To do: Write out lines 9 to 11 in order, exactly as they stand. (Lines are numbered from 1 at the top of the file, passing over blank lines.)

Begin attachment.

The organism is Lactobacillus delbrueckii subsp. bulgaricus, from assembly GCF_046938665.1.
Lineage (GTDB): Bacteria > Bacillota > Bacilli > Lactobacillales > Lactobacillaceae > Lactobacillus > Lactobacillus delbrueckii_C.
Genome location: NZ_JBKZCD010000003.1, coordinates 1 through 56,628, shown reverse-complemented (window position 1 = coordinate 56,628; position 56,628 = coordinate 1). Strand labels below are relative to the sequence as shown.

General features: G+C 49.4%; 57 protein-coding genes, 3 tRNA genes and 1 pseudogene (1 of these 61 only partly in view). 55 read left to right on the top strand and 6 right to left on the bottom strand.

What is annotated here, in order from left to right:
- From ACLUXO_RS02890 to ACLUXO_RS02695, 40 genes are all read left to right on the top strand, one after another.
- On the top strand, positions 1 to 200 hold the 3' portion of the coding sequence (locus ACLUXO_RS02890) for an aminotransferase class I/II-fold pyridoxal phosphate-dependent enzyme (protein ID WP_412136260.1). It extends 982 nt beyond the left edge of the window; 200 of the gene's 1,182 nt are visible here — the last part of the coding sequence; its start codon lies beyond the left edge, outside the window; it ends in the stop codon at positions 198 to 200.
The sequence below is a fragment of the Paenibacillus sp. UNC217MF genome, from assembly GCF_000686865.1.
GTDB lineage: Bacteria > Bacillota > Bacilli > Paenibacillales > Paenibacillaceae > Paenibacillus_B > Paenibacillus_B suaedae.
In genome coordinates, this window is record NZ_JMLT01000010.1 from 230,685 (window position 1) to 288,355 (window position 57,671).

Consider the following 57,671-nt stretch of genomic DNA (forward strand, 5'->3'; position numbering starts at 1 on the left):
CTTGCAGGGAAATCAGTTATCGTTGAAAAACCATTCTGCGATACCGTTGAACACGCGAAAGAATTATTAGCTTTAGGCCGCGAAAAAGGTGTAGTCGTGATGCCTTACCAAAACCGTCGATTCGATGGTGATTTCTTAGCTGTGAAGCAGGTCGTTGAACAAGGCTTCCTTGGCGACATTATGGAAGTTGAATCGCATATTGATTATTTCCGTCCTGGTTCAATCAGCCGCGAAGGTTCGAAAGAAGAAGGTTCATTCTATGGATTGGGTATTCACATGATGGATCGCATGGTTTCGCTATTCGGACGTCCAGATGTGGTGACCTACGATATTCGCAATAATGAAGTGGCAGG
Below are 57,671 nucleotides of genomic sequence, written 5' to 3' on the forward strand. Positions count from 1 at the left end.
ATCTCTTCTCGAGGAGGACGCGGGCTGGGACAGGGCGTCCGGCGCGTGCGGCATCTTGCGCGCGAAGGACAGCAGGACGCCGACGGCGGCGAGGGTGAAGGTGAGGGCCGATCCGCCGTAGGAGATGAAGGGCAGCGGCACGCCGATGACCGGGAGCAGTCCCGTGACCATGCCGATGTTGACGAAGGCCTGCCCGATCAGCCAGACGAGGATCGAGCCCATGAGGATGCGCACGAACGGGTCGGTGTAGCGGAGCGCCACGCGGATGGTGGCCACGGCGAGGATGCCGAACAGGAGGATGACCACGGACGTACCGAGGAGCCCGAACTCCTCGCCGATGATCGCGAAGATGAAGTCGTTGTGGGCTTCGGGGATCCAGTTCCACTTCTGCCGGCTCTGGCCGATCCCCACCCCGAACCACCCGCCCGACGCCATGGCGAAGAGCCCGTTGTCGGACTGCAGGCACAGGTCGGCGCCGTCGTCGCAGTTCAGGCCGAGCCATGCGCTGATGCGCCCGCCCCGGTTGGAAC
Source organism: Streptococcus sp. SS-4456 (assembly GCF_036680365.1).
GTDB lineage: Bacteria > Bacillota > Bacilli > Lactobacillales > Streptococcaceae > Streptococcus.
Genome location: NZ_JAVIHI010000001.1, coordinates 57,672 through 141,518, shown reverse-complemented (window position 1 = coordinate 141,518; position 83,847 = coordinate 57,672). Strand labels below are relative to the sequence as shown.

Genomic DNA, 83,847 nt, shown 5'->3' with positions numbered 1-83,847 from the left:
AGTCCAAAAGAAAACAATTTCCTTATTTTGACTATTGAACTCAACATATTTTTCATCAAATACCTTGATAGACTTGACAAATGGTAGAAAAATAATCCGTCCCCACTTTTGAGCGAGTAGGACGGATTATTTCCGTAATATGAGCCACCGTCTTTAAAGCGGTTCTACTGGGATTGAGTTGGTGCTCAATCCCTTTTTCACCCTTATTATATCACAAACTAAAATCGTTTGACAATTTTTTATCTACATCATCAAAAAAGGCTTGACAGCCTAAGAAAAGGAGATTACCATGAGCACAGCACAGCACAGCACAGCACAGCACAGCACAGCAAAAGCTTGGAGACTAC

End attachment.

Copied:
GTDB lineage: Bacteria > Bacillota > Bacilli > Paenibacillales > Paenibacillaceae > Paenibacillus_B > Paenibacillus_B suaedae.
In genome coordinates, this window is record NZ_JMLT01000010.1 from 230,685 (window position 1) to 288,355 (window position 57,671).

Consider the following 57,671-nt stretch of genomic DNA (forward strand, 5'->3'; position numbering starts at 1 on the left):